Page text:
I wrote this “Apollo 50th Anniversary Moment” prior to the Space Foundation’s Space Symposium this year. While a lot of important things happened in April 1966 for the Apollo program, I thought the Saturn V second stage engine test was worth focusing on–especially since it helped with some wordplay. I think. And it’s kind of fun to link what was going on then through history to what’s been going on now.

Here’s the article: Stagecraft Through the Years.

By the way, NASA doesn’t call it the Mississippi Test Facility anymore. It’s now the John C. Stennis Space Center–a bit more unwieldy to pronounce, but right in line with NASA’s penchant for pulling complexity out of the simplest things. You can read about the center by clicking on this link.

Landing the Business of Launch

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The history-making Falcon 9 Upgrade ready to launch at Space Launch Complex 40. Image from SpaceX.

SpaceX was very confident that today’s successful landing would happen. Instead of hedging the outcome as they had in previous launches, statements from people within the company before the launch today indicated that today was the day. And today was their day.

I’m assuming you’ve seen the footage of the Falcon 9’s first stage landing on a barge, and–and this is the most important part–staying upright and intact. If not, you should really watch the video, here: https://www.youtube.com/watch?v=lEr9cPpuAx8. To see the rocket land, on a barge, is pretty nifty.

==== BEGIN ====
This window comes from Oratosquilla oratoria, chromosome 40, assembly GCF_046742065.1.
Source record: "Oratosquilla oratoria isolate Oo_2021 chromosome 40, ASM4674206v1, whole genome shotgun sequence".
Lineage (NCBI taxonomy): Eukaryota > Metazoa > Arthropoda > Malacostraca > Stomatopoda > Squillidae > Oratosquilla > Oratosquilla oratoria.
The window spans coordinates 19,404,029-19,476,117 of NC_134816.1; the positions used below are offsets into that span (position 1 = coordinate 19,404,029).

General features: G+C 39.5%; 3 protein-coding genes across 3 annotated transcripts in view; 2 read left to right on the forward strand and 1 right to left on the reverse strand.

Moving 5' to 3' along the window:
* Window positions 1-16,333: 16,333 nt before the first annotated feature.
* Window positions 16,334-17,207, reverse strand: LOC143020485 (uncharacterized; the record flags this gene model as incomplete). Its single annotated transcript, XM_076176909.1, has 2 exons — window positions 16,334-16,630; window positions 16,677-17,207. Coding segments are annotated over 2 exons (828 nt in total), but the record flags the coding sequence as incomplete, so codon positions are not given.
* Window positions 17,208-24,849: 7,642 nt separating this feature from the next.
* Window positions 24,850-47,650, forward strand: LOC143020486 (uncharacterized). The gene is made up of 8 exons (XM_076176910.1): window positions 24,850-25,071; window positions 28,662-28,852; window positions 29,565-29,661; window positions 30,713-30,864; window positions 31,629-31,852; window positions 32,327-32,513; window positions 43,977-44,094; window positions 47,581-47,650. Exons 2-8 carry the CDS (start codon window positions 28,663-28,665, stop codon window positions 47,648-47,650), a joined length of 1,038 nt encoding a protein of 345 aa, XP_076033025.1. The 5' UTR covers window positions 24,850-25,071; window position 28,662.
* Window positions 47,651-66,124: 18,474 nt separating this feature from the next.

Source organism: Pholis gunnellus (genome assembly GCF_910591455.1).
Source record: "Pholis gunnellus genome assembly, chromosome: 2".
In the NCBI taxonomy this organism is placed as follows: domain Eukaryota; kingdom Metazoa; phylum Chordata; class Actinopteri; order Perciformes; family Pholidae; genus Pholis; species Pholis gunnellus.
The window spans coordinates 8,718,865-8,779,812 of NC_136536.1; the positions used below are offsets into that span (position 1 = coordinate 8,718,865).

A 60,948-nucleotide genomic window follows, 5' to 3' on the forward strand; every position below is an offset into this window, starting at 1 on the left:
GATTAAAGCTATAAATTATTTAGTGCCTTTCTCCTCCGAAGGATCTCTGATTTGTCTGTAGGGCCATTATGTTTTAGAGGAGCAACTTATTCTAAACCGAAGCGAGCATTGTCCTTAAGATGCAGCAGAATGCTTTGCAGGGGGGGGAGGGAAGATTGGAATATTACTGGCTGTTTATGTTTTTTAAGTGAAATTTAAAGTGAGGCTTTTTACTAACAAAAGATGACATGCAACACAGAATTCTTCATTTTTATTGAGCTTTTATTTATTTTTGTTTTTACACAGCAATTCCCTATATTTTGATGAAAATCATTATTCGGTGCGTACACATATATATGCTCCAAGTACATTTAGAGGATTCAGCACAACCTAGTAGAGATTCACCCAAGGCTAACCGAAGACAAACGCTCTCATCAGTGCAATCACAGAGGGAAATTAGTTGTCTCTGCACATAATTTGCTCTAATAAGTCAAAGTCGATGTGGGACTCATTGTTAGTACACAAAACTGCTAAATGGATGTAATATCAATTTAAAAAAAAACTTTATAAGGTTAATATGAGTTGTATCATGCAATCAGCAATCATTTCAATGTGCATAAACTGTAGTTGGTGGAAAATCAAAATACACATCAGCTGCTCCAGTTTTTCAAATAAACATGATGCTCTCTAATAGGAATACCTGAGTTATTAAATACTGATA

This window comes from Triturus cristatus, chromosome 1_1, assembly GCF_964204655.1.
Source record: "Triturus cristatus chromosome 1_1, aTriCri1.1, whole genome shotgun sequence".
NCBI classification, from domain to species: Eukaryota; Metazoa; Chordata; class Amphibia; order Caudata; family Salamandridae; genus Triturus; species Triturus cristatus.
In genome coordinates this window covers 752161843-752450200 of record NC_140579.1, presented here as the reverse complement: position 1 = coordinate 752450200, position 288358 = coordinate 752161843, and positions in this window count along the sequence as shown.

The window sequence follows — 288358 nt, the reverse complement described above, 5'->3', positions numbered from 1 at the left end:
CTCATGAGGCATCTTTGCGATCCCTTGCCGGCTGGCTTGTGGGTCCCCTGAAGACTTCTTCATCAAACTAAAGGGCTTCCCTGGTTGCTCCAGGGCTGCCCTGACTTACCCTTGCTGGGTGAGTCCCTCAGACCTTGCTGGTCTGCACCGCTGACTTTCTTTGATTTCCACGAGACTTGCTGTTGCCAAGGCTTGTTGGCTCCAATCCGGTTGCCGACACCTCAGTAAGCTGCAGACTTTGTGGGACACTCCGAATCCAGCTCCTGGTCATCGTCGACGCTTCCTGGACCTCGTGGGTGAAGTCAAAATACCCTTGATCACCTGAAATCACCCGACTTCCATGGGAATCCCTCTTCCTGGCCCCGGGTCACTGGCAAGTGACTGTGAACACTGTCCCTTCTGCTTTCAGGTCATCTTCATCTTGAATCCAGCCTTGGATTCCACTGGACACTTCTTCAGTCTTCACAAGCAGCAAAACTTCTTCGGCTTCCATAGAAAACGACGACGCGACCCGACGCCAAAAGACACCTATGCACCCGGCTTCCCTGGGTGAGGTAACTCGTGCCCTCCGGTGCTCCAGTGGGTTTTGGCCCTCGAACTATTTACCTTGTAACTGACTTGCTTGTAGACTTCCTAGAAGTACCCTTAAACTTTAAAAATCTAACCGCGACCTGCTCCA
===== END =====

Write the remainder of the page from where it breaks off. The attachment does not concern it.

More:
But after today, what will happen? Does the launch industry change? Does it get cheaper? Well, not right away. Some of it depends on whether SpaceX can just get down to the business of launching. According to SpaceFlightNow.com’s launch manifest, SpaceX has at least 11 other launches to clear this year. That’s quite a few, but perhaps not impossible to accomplish. But the company has barely launched slightly over half that number so far in the past few years. There’s also the possible launch of their Falcon Heavy, promised for many years but yet to make it past artist conceptions into reality.